Although many of the old ways have died out in Appalachian culture, musicians and singers from the region continue to hold fast to their heritage. Such is the case with Acie Cargill. Born into a musical family, he learned the old songs and ballads from his grandmother. The Songs and Ballads of Hattie Mae Tyler Cargill, filled with lovely singing and simple accompaniment, represents his attempt to preserve his family's musical traditions. Debra Cowan and Susan Brown join Cargill for 22 traditional pieces from the Kentucky mountains. The album begins with Cowan, accompanying herself on guitar, singing a beautiful version of "Come All Ye Fair and Tender Ladies." On this song and "Omie Wise," Cowan brings just the right pitch of emotion along with a deep resonance that gives these ballads a stately power. Brown, usually accompanying herself on autoharp or dulcimer, sings fewer songs but has a knack for capturing the spirit of these old ballads. Her airy vocals on "The Carol of the Cherry Tree" and "The Rosebud Blooms but Once" render these gems fresh and charming. Cargill adds his vocals and mandolin skills to a number of songs, including fun pieces like the call and response of "The Lover's Proof" and the agriculture anthem "The Farmer Feeds Us All." Although each of these singers could easily sustain a solo album, the combination of this talented group gives the proceedings a good deal of diversity. The Songs and Ballads of Hattie Mae Tyler Cargill is just about as perfect an expression of Appalachian music as one could hope to find in the 21st century. It will appeal to old-time folk fans, the curious, and mountain people who want to remember the old ways.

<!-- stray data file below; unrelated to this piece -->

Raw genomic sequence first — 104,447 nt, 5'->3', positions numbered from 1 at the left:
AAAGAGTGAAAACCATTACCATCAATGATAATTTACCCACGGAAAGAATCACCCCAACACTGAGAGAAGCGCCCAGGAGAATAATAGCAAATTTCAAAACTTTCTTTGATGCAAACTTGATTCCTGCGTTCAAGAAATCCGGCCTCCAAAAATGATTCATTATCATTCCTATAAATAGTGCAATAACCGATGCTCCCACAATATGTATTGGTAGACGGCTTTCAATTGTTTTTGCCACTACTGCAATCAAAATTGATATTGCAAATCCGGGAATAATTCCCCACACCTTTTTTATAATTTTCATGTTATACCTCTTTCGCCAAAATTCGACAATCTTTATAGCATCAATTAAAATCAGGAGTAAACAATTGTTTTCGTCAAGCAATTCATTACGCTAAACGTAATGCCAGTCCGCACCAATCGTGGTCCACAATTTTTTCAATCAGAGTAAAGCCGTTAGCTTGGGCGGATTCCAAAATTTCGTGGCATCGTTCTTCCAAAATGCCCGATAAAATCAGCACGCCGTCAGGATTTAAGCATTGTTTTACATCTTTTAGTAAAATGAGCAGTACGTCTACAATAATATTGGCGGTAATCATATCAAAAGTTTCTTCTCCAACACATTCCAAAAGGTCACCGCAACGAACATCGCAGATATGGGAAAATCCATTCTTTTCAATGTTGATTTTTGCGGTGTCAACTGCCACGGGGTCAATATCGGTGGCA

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AllMusic Review by Ronnie D. Lankford, Jr.